The Armenian-Iranian drama Yeva depicts the story about one woman’s plight to escape, with her young daughter, from an existence seemingly beyond her control due to war and social construct. Yeva (Narine Grigoryan) and her daughter Nareh flee their home of Yerevan in the middle of a night during a torrential rainstorm, in the back of an old-war Soviet truck. Their journey to a remote, one-phone village in Karabakh, Azerbaijan where the plagues of war still play out in a community steeped in old-world Christian religious values knowingly becomes their place of refuge. Amidst the traveling salesmen who bring essentials once a week such as books and clothes to Yerevan, a historic church renovation, and a traditional wedding, Yerevan has a hauntingly modern sensibility, which is also dismal. Yeva’s arrival is not only known, but she also has a past connection. As it is a village, filmmaker Anahit Abad, sets up all the constructs of small-town living, albeit war-torn, it does not take long before Yeva’s purpose and existence is discovered.
“As Yeva’s story unfolds about her need to escape, a tale is spun with accusations of murder and deceit.”
Yeva, who finds comfort with her aunt and uncle in Yerevan, has a past where she’s known as “Crazy Yeva” for her wartime medical abilities in the face of blood-thirsty fighting. Those who know her, welcome her, but are slightly dubious. As Yeva’s story unfolds about her need to escape, a tale is spun with accusations of murder and deceit. As she anxiously awaits her new “false” documents to arrive so she can eventually find her way to France, Yeva finds her skills needed as a science teacher and a medic, both of which expose her to suspicion and eventually lead to her warrant for arrest. The supposed grandparents of Nareh, who they seek to have, accuse Yeva of murdering their son, Yeva’s said father, who died falling down a staircase intoxicated. However, the mystery of Yeva is still yet to be known, which is a story of war and unrequited love, which drives her to start a new life, but before the old one is finished.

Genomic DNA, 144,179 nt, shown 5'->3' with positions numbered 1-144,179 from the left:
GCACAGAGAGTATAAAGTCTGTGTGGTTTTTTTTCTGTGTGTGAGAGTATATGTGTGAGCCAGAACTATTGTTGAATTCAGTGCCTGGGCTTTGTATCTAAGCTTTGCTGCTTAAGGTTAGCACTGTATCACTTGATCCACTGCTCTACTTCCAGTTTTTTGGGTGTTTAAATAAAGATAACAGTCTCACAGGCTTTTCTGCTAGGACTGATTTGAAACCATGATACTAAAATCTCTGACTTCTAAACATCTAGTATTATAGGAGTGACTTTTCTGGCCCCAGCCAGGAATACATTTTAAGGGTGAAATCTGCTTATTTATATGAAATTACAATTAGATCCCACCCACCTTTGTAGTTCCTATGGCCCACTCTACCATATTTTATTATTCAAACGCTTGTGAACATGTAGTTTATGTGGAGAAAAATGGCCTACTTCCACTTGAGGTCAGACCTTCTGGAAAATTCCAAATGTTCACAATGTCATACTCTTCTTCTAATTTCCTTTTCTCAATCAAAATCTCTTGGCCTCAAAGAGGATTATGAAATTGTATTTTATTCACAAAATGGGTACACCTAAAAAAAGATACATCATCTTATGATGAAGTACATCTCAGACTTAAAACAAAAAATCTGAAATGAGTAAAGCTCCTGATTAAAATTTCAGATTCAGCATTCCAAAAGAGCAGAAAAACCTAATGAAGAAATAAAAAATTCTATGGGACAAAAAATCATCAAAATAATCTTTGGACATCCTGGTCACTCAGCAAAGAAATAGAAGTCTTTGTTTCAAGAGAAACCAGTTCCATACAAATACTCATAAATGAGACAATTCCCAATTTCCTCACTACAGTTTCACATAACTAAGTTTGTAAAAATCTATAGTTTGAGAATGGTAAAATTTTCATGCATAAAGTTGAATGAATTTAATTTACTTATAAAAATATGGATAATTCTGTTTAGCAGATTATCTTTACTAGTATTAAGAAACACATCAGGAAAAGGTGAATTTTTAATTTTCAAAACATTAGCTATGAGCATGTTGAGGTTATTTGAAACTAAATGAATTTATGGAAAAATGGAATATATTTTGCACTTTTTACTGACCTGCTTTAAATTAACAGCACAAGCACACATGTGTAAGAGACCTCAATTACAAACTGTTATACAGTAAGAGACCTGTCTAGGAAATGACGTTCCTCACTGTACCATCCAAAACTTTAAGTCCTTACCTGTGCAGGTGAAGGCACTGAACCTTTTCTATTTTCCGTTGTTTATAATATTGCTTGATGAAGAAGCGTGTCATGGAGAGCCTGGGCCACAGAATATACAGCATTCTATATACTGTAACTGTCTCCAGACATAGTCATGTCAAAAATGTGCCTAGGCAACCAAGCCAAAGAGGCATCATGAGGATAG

Although this post-war film story from a foreign region unknown to many, does seem a little dusty and familiar, the location and attention to detail that Abad uses is a decent metaphor to the reality that Armenia has endured and the shrapnel of turmoil that still exists since its break from the Soviet Union only 26 years ago. Aside from its authentic locations and design, Yeva has much inferred. There’s a desire to experience more action and, perhaps, a deeper visual understanding of surviving in this post-war drama. Yeva was selected as the Armenian entry for the Best Foreign Language Film at the 90th Academy Awards held in 2018 but it was not nominated.
"…does not take long before Yeva’s purpose and existence is discovered."